If, like me, you now look askance at every object which enters your home with new-found suspicion, you are getting a small taste of what the health care workers who clean our hospital patient rooms, operating rooms and other clinical spaces experience every day.
Which items and surfaces need to be cleaned? How carefully? For how long? How do you know when you have cleaned and sanitized enough since you can never actually see the viruses or other pathogenic microbes like bacteria, fungi and molds?
At least ants, when they invade our homes, make their presence known. We can see the brazen, dark line of ant marauders marching purposefully to the cupboard to pilfer our favorite snacks and staples.
A typical ant, however, is 20,000 to 50,000 times larger than a coronavirus cell. The virus cell, at about 0.1 or 0.2 microns wide, is invisible to the human eye.
It would be so easy, when cleaning an empty room, to skip a spot or not disinfect it sufficiently. Nobody would ever notice the lapse. It would be only human to ease up near the end of a tiring shift with a long ride ahead, looming between you and home.
Some years ago in an interview, Meryl Streep, in describing her process of preparation for a role, observed, “When you are cleaning a bathroom, there comes a point where you have to decide if you are going to clean the corners.”
She was speaking metaphorically, of course, to convey the thoroughness of her approach to her craft. The metaphor, however, is clear and powerful.
It is worth noting, in the midst of the current epidemic, that the fine actress was also literally right about bathrooms, whether in a home or a hospital. Especially in a hospital.
Sometimes called Environmental Service workers, or simply custodians, the well-trained and dedicated staff who clean, disinfect and sterilize the complex spaces inside a hospital perform a vital service for which they receive little to no recognition from most patients and the general public.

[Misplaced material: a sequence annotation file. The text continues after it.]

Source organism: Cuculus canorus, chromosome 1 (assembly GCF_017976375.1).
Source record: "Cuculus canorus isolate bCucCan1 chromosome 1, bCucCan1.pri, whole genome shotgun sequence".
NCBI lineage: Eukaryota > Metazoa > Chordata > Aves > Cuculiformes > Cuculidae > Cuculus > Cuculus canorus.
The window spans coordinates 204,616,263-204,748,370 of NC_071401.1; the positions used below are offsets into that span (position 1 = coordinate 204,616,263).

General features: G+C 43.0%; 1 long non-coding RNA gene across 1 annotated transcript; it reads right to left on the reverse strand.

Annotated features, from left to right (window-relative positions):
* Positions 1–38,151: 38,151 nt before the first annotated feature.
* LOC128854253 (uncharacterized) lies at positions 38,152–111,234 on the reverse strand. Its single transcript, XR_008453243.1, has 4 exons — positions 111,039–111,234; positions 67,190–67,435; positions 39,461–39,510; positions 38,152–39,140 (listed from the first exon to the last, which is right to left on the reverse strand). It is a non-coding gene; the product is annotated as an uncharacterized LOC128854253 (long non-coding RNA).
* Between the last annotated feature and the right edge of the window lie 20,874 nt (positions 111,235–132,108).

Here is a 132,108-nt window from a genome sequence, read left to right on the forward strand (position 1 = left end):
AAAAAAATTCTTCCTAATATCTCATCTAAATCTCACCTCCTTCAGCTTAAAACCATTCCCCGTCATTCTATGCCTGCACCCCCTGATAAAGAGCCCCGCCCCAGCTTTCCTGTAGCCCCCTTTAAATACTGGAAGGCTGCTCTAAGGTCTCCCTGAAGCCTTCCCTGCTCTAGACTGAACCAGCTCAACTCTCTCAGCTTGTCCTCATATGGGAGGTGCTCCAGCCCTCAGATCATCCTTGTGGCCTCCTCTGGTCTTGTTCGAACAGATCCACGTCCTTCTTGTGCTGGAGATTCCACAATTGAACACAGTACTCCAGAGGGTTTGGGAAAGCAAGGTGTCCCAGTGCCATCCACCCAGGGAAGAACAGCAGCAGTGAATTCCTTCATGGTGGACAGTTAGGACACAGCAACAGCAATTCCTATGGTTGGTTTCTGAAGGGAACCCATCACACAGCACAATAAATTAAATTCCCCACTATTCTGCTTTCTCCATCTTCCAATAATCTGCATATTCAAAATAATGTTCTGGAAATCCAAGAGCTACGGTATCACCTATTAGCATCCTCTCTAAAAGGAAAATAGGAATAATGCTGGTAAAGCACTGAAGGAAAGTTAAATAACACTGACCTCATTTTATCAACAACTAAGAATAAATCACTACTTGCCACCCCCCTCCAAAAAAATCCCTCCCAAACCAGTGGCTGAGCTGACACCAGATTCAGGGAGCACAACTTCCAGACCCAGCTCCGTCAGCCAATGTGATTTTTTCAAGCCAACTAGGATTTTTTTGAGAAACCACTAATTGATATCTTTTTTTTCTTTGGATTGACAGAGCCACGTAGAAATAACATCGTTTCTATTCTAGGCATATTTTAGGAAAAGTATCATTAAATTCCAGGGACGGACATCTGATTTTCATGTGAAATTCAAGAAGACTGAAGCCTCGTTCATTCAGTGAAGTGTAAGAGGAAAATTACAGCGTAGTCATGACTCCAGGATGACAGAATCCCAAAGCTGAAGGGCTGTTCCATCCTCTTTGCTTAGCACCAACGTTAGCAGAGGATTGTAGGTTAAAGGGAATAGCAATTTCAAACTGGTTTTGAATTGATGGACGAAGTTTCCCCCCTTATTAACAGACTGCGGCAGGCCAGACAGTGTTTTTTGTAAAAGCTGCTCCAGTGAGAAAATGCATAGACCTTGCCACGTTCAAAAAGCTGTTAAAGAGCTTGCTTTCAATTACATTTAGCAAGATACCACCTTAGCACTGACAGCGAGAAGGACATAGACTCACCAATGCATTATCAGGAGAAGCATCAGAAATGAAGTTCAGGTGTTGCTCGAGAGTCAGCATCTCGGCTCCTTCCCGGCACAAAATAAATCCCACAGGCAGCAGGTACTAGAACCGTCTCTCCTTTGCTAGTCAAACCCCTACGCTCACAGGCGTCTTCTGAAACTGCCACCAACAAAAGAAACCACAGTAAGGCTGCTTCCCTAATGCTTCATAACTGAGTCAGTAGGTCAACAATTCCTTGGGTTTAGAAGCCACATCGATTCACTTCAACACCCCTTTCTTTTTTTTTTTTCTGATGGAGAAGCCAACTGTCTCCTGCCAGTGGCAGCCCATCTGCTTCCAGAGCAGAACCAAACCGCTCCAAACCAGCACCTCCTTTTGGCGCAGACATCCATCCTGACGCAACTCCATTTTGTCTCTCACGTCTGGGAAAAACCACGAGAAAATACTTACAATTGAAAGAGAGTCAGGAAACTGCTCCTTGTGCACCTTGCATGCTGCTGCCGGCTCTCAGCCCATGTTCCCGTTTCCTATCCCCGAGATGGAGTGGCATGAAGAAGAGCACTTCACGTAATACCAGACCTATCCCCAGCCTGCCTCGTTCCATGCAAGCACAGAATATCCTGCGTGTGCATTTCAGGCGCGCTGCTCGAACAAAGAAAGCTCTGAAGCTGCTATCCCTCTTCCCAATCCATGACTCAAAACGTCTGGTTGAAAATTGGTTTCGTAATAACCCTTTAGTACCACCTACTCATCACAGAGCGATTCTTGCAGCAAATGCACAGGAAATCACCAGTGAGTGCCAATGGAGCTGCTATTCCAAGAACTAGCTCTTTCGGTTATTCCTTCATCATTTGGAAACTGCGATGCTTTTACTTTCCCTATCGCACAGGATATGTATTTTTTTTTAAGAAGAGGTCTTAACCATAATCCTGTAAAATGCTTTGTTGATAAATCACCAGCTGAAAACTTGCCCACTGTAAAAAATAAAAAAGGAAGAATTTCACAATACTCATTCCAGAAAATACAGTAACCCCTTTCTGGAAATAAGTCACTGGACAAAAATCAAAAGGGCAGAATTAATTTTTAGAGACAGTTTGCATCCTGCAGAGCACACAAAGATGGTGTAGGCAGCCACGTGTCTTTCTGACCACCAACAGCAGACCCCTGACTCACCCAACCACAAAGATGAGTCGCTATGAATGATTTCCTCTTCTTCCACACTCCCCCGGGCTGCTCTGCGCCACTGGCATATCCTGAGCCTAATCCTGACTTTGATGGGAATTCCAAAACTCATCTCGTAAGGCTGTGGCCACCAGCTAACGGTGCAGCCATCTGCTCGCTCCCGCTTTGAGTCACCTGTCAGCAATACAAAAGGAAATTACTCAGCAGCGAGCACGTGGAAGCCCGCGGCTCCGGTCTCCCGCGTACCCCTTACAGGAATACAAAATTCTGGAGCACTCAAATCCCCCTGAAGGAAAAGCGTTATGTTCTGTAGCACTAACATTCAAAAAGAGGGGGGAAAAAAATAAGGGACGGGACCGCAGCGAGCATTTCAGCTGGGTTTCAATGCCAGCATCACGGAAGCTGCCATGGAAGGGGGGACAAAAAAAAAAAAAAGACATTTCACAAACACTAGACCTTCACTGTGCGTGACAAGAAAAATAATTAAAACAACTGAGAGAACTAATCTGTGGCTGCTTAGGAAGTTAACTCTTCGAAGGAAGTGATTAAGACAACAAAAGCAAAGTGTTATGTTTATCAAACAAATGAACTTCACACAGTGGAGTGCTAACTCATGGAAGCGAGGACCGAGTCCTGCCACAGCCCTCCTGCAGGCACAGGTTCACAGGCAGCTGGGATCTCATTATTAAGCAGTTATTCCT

In the hospitals of the UCLA Health System, whose operations I have had the privilege to observe for over two decades, the vital role of these key members of the team is acknowledged and appreciated at the highest levels of the organization.
Leaders emphasize—and environmental service workers understand—the life or death implications of their work. Their mindset is to look suspiciously at that apparently “spotless” bed pole and give it the additional wipe which could affect the safety of the next patient brought into the room.
Hospital environmental service custodians are exposed to the coronavirus—and a vast spectrum of other pathogens—to the same and often to a greater degree than doctors, nurses and techs when they perform their daily jobs. Some are frightened by the extent of their risk, all are sobered by it, yet they continue to show up for work.
A wonderful ritual was practiced across the country, including in Southern California, in which people went out on balconies, porches and yards every evening at 7 p.m. to applaud and cheer the physicians, nurses, respiratory therapists, techs and other frontline workers who have thrown themselves tirelessly and at great personal risk into the fight against the pandemic.
The next time we make use of the health care system—let’s remember to include the environmental service teams in our thanks. They form an invaluable part of this effort, and through their work, they too are unquestionably saving lives.
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